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Newbie - got the fish, have more questions

Discussion in 'Old World' started by boobaloos, Jun 22, 2011.

  1. boobaloos

    boobaloos Members

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    So I got my first school of fish on Saturday. :D I am not sure what they are, to be honest. There were a large group in the tank at the store and he said they are all African cichlids that get along well. And they were on sale. I am pretty sure they are:
    2 Red Zebras (red) - Mr and Mrs Spots
    2 Red Zebras (blue) - Zeus and Hera
    1 Pearly zebra or albino zebra (it's white) - Koko
    1 Synodontis multipunctata catfish - Herbert Hoover

    Both red zebras (red) have little white spots on their bottom fins. One of the red zebras (blue) has dark stripes, while the other one is a similar blue only without stripes. I am not sure what to believe in terms of male/female because I've read that some red zebra males are blue. Who knows? They all seem to get along so far though the smaller red zebra (red) is the most aggressive:mad:. I have only seen the catfish twice. I have no idea where he hides, but at one point I was sure he had lept out of the tank because I simply could not find him anywhere, even after lifting every rock in the tank. I am pretty sure he can teleport.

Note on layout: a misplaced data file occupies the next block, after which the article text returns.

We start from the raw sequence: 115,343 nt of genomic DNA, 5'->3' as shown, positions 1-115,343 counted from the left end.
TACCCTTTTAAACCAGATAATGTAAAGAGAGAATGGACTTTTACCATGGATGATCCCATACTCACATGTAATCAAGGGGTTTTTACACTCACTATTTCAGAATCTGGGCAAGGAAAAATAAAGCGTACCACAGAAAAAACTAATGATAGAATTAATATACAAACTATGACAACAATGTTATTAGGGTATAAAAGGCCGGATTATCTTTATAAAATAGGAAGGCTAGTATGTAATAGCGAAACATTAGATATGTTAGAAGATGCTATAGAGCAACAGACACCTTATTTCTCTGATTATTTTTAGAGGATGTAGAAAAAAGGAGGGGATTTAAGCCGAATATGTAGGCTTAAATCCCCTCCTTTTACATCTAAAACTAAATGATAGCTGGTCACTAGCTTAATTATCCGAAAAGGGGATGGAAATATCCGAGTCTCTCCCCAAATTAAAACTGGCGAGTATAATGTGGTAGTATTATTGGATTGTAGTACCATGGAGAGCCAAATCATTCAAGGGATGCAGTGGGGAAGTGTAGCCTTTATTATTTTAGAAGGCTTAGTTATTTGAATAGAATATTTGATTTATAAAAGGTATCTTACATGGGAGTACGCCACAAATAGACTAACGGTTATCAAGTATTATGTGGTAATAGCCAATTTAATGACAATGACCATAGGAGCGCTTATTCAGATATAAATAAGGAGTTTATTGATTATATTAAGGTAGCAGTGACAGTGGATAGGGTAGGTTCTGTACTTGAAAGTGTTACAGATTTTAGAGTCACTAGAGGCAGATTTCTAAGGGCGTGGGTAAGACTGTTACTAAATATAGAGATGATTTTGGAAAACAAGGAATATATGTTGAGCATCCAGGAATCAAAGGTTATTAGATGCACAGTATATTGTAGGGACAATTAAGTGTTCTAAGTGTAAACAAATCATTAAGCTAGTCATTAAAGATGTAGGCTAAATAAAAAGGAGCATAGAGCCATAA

:confused:My new questions:
    - Should I be concerned about water temperature? It's just over 80 degrees, probably because we only turn the AC on when it's approaching 90 outside.
    - How often should I feed them and how much? I am feeding 2X a day and I generally feed them for about 2 minutes. I have read that a big cause of death is over feeding. Maybe they are American cichlids after all.
    - Is it bad to leave the tank light on too much?